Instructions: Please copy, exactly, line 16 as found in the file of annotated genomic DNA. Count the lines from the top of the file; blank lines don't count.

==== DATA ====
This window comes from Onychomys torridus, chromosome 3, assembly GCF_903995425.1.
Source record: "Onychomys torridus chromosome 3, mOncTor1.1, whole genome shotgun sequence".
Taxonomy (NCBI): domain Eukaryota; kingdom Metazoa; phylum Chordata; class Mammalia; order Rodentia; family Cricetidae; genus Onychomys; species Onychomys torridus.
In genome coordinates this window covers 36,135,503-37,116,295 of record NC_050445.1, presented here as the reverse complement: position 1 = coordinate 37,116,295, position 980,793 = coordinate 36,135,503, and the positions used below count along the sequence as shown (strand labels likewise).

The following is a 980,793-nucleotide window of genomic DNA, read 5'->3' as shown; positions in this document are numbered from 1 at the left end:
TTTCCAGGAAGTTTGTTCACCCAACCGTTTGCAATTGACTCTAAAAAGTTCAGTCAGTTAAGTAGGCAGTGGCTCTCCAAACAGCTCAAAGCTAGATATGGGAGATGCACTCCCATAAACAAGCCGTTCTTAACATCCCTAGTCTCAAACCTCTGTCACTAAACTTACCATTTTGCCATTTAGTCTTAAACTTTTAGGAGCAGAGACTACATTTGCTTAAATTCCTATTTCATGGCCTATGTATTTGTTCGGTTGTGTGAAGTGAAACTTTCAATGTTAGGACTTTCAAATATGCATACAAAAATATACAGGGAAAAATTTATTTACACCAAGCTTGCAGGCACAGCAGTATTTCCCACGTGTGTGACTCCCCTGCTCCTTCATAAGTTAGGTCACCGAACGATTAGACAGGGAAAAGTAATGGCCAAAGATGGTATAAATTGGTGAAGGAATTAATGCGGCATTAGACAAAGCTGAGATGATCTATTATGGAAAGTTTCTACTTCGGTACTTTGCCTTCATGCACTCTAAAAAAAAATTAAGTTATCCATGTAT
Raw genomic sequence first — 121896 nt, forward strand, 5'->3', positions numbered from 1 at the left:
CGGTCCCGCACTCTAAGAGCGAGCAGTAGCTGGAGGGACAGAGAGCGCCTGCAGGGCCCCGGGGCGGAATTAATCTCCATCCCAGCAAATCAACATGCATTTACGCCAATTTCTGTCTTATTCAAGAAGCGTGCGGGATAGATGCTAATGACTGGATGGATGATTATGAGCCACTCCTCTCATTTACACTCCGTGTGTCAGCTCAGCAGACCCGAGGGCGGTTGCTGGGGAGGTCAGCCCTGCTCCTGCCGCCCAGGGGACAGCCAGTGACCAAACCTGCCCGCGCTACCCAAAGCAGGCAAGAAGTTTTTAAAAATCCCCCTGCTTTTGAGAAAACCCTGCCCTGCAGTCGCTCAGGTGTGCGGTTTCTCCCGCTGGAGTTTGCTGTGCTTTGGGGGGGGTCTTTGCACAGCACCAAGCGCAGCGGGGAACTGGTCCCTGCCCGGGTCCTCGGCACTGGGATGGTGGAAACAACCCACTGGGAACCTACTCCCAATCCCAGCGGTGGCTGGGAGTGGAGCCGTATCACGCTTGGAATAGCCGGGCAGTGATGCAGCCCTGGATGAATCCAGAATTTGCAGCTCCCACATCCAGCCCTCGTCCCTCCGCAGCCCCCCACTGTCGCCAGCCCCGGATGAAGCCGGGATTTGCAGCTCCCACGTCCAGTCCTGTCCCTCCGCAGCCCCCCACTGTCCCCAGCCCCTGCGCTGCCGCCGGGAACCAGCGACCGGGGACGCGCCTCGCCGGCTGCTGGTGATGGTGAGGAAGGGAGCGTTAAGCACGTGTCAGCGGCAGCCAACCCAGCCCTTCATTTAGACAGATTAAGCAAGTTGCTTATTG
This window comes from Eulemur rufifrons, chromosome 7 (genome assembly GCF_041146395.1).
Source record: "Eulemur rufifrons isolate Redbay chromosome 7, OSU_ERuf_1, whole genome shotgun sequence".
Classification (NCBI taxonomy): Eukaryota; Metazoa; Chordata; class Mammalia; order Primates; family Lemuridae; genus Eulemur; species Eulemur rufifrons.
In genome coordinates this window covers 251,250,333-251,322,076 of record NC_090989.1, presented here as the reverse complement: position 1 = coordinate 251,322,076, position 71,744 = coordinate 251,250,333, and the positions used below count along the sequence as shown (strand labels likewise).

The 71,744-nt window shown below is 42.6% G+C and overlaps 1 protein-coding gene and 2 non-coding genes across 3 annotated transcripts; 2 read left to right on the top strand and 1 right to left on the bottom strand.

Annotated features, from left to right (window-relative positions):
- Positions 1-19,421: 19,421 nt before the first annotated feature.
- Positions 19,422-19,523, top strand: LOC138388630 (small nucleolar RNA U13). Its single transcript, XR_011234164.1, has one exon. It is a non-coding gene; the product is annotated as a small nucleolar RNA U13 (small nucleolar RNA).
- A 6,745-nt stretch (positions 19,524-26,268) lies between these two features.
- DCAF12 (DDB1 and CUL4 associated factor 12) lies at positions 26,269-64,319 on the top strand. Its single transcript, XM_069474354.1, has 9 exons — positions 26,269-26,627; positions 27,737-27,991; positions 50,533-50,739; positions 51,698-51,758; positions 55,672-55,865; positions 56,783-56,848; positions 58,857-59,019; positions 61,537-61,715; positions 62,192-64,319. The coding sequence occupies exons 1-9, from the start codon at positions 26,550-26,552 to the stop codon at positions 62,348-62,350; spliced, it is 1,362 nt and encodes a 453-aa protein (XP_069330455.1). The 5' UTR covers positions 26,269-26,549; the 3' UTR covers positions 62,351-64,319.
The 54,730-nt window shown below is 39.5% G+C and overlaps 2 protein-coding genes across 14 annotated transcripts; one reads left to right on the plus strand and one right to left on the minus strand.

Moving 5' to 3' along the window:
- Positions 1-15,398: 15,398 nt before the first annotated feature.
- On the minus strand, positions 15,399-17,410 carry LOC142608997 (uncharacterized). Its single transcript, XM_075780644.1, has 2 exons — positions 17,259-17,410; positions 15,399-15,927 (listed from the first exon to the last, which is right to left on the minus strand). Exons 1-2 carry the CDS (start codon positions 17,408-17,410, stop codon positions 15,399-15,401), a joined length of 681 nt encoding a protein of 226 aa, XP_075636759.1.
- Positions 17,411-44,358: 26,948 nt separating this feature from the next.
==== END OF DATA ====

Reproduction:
- Positions 19,422-19,523, top strand: LOC138388630 (small nucleolar RNA U13). Its single transcript, XR_011234164.1, has one exon. It is a non-coding gene; the product is annotated as a small nucleolar RNA U13 (small nucleolar RNA).